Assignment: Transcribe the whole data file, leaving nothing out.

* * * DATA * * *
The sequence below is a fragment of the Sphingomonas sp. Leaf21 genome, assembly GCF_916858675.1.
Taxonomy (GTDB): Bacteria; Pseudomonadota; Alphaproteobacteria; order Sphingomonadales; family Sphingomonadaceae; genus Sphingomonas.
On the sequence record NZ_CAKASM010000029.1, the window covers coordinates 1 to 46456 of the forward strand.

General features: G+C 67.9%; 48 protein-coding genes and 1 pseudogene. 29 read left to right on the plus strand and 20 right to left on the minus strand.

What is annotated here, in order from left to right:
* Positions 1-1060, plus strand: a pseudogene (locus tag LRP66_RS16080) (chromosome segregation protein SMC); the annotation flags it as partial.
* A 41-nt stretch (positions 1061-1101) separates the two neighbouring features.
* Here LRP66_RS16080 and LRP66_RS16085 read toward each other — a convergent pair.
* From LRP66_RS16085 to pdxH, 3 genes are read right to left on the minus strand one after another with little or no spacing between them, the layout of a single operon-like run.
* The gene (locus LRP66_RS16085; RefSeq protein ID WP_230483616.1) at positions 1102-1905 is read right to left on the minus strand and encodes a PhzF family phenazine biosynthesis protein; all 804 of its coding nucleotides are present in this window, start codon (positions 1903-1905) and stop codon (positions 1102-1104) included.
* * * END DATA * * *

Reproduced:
The sequence below is a fragment of the Sphingomonas sp. Leaf21 genome, assembly GCF_916858675.1.
Taxonomy (GTDB): Bacteria; Pseudomonadota; Alphaproteobacteria; order Sphingomonadales; family Sphingomonadaceae; genus Sphingomonas.
On the sequence record NZ_CAKASM010000029.1, the window covers coordinates 1 to 46456 of the forward strand.

General features: G+C 67.9%; 48 protein-coding genes and 1 pseudogene. 29 read left to right on the plus strand and 20 right to left on the minus strand.

What is annotated here, in order from left to right:
* Positions 1-1060, plus strand: a pseudogene (locus tag LRP66_RS16080) (chromosome segregation protein SMC); the annotation flags it as partial.
* A 41-nt stretch (positions 1061-1101) separates the two neighbouring features.
* Here LRP66_RS16080 and LRP66_RS16085 read toward each other — a convergent pair.
* From LRP66_RS16085 to pdxH, 3 genes are read right to left on the minus strand one after another with little or no spacing between them, the layout of a single operon-like run.
* The gene (locus LRP66_RS16085; RefSeq protein ID WP_230483616.1) at positions 1102-1905 is read right to left on the minus strand and encodes a PhzF family phenazine biosynthesis protein; all 804 of its coding nucleotides are present in this window, start codon (positions 1903-1905) and stop codon (positions 1102-1104) included.